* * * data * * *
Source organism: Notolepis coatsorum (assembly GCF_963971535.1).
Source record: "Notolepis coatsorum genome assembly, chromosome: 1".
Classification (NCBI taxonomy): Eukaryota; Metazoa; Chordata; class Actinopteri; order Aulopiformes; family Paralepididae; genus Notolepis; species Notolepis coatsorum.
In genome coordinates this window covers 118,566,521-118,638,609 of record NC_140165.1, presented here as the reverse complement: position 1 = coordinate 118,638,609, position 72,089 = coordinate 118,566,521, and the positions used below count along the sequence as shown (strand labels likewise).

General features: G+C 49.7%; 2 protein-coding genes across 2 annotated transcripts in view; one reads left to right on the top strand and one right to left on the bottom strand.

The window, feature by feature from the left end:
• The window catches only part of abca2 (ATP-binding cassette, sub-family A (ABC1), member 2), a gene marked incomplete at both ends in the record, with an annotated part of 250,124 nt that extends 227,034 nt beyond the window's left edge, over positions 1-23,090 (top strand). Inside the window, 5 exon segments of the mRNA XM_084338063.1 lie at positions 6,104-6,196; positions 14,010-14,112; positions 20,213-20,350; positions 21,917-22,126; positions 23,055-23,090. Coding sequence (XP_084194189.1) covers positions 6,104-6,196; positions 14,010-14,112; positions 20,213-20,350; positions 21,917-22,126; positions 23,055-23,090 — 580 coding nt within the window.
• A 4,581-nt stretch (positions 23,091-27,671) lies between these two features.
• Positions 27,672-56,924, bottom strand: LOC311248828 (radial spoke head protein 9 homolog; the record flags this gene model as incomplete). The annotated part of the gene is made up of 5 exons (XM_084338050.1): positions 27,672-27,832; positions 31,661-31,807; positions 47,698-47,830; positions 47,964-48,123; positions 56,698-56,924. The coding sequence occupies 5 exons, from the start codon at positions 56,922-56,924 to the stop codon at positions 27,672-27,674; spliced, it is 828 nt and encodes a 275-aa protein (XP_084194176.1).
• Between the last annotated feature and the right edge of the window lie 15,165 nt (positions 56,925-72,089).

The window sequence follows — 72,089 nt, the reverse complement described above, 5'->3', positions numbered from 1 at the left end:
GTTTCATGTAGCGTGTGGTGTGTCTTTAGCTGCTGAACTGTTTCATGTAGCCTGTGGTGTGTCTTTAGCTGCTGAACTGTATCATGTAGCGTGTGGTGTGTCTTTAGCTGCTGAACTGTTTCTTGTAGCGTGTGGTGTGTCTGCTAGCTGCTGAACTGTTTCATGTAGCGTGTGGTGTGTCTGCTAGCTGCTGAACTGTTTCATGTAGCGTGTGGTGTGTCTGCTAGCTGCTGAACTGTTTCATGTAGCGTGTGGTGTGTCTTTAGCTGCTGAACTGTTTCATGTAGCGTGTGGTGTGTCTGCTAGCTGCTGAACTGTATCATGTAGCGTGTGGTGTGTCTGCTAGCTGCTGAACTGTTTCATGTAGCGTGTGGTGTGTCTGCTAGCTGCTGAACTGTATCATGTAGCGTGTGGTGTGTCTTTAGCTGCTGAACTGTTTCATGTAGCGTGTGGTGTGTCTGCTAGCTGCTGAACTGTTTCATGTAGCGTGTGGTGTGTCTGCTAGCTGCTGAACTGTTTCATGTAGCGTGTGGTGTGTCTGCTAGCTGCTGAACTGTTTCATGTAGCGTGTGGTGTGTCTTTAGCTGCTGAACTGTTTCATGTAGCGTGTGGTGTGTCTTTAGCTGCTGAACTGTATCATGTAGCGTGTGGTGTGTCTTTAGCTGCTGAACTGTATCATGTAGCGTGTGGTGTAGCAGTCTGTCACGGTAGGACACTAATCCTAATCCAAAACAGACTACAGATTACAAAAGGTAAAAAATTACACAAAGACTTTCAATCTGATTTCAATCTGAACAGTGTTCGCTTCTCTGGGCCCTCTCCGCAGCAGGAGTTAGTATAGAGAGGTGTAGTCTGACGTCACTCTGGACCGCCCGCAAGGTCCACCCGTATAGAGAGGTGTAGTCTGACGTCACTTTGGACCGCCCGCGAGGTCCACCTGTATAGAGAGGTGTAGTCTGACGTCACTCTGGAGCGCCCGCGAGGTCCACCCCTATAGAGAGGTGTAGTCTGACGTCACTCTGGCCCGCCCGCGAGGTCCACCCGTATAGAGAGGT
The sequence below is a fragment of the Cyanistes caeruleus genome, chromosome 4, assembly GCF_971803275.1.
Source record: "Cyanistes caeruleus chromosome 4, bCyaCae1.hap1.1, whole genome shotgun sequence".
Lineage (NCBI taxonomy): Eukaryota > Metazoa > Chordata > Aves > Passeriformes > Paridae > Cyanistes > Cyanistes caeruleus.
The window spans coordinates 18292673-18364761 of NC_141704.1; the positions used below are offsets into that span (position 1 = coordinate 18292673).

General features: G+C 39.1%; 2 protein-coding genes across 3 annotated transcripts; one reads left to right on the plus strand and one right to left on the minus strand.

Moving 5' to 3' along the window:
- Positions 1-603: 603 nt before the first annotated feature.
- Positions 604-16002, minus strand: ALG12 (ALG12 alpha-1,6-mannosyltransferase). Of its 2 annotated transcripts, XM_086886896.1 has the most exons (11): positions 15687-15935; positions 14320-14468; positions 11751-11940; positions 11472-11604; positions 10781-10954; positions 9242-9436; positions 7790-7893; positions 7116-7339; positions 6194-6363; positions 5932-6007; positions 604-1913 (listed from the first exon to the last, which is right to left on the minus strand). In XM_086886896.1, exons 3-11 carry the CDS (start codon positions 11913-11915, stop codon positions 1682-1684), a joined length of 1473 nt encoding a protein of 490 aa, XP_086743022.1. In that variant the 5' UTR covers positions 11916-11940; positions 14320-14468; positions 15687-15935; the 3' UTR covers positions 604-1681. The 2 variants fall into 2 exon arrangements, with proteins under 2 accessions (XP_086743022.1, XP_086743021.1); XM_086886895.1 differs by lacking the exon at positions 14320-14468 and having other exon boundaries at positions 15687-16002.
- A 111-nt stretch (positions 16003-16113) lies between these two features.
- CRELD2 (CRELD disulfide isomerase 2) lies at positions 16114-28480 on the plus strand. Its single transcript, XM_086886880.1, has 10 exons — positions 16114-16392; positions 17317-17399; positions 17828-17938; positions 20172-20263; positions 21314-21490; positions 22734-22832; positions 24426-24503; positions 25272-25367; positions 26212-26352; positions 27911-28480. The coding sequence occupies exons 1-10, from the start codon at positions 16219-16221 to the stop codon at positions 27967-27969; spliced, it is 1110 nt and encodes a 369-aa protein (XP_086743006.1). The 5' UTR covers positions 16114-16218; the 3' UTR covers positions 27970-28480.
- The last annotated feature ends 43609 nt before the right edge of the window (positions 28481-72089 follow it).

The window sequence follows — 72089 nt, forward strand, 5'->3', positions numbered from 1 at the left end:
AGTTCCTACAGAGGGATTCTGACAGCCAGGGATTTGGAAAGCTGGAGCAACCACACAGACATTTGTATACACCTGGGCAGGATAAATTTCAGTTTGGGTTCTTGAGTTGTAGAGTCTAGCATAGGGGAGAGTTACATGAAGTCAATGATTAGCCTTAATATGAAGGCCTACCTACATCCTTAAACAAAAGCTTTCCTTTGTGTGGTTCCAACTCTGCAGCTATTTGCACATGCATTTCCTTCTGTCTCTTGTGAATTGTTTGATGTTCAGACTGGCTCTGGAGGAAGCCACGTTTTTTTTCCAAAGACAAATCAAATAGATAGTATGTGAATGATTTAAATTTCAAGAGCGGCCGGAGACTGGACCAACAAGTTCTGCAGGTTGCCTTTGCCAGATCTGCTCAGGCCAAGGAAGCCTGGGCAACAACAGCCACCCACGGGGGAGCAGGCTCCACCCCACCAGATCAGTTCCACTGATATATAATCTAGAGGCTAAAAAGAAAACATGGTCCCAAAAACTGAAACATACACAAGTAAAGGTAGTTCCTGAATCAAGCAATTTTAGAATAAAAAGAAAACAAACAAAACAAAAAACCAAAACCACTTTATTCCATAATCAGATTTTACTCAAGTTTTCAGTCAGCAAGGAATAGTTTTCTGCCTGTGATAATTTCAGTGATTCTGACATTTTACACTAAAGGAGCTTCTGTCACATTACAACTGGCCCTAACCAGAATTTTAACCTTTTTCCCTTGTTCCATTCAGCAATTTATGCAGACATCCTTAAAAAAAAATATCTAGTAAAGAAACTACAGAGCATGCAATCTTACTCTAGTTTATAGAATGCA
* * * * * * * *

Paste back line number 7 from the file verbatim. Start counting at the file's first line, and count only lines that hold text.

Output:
• The window catches only part of abca2 (ATP-binding cassette, sub-family A (ABC1), member 2), a gene marked incomplete at both ends in the record, with an annotated part of 250,124 nt that extends 227,034 nt beyond the window's left edge, over positions 1-23,090 (top strand). Inside the window, 5 exon segments of the mRNA XM_084338063.1 lie at positions 6,104-6,196; positions 14,010-14,112; positions 20,213-20,350; positions 21,917-22,126; positions 23,055-23,090. Coding sequence (XP_084194189.1) covers positions 6,104-6,196; positions 14,010-14,112; positions 20,213-20,350; positions 21,917-22,126; positions 23,055-23,090 — 580 coding nt within the window.